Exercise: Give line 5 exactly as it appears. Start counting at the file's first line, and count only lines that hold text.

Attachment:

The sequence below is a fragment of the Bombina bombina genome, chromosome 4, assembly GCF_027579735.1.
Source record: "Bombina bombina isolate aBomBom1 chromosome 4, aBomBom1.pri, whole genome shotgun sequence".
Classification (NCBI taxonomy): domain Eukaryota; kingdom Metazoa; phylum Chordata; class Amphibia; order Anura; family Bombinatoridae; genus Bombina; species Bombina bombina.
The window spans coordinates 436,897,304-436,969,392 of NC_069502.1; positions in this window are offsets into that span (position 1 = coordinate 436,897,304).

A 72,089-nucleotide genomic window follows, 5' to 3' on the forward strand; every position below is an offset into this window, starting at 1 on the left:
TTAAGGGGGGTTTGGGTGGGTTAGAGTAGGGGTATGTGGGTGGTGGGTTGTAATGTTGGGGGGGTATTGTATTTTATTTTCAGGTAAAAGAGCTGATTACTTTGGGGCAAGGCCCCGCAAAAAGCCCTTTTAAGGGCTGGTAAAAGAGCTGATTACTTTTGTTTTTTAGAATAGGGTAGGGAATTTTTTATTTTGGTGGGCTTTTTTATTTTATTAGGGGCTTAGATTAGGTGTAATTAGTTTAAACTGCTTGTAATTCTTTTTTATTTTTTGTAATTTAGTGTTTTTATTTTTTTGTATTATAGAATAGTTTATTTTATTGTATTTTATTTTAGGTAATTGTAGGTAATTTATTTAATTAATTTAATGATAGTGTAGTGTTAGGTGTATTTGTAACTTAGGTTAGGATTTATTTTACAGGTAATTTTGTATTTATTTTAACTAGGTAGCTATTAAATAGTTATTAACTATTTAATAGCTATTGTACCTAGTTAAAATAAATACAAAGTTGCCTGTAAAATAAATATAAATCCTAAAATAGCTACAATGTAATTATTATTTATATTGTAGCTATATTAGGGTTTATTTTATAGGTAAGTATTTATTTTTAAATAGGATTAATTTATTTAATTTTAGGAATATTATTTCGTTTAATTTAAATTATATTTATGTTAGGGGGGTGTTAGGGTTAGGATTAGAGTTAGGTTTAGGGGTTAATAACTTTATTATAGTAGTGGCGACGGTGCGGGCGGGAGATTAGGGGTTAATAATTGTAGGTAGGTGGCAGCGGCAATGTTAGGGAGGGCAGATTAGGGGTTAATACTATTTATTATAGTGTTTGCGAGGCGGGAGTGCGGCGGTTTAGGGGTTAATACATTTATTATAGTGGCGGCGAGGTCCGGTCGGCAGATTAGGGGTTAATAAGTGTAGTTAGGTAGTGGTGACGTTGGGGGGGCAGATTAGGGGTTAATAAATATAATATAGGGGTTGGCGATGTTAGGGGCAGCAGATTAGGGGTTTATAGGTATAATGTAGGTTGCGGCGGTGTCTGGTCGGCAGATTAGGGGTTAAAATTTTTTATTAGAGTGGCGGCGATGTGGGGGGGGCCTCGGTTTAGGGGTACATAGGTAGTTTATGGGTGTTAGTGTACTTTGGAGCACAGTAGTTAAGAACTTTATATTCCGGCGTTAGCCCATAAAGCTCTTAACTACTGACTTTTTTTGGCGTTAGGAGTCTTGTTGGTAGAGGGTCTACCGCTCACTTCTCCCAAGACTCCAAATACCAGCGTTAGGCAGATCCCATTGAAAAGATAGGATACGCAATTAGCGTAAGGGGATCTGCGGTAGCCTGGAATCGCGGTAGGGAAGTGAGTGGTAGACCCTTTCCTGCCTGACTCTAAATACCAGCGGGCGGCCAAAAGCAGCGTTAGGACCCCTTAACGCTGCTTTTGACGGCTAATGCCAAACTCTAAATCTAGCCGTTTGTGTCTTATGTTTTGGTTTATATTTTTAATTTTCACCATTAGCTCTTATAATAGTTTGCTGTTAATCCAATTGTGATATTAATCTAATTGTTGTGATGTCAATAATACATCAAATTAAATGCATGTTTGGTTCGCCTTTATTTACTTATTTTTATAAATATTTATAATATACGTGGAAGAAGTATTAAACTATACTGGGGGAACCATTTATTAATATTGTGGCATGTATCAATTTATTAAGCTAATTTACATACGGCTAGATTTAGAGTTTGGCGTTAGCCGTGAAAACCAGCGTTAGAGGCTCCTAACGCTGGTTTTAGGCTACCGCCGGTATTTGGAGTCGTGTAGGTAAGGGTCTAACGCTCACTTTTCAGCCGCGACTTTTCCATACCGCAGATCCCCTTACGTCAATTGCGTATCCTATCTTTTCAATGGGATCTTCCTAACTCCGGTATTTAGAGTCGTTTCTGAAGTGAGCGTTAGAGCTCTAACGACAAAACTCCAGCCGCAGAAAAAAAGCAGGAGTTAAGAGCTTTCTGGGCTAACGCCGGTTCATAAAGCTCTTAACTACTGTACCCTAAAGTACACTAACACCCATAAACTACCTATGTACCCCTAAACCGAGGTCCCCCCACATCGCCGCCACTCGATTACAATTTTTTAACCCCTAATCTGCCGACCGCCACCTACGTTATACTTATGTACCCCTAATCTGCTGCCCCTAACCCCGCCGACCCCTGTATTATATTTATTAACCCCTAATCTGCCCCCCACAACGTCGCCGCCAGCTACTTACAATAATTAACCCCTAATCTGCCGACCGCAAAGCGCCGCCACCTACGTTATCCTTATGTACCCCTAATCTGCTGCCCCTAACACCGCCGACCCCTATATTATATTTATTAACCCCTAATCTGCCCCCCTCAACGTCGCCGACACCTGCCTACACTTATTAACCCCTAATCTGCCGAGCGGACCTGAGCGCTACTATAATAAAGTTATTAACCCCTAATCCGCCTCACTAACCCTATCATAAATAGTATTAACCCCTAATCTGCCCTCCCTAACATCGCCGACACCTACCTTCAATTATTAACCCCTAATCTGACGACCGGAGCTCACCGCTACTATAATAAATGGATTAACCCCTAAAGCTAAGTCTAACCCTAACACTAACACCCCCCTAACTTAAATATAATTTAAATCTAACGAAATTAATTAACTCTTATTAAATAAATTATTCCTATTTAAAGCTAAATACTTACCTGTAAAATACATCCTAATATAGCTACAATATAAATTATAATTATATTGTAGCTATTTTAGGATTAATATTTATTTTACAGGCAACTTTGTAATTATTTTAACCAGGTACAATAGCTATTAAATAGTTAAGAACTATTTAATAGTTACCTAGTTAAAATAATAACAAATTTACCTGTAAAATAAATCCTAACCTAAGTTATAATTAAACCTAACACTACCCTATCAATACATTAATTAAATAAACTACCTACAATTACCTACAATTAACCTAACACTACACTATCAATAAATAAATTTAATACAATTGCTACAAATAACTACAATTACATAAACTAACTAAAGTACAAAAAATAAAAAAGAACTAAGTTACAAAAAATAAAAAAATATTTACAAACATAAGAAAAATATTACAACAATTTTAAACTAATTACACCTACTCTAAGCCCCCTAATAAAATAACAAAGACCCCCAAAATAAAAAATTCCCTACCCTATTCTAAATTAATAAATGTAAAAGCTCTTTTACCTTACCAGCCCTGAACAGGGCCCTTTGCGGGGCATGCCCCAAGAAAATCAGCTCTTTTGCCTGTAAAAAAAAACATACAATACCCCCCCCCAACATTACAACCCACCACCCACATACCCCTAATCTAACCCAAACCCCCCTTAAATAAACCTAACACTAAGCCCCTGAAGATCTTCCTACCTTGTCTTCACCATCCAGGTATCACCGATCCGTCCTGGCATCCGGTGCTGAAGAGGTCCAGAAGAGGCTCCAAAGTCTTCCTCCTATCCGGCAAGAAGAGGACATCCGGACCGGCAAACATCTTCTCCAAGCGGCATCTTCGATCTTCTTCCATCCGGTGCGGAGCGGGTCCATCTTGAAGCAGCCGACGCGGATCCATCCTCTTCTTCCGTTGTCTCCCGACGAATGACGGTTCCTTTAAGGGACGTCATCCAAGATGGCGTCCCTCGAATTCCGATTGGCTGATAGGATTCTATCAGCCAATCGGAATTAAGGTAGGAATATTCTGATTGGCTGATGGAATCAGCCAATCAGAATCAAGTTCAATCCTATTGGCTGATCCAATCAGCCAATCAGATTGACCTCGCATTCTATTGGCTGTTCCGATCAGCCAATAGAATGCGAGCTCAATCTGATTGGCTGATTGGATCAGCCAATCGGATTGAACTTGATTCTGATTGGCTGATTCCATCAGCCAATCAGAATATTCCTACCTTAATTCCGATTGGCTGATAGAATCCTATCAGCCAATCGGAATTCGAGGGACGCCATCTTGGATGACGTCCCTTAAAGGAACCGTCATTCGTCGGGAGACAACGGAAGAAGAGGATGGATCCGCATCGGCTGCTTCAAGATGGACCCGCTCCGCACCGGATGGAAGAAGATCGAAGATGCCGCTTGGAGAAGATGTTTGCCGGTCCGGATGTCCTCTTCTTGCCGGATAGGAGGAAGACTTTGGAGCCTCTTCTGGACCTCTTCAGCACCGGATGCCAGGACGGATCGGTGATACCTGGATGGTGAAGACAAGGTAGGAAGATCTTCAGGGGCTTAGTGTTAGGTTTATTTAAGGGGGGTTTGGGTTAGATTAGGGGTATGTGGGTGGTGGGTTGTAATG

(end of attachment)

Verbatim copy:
A 72,089-nucleotide genomic window follows, 5' to 3' on the forward strand; every position below is an offset into this window, starting at 1 on the left: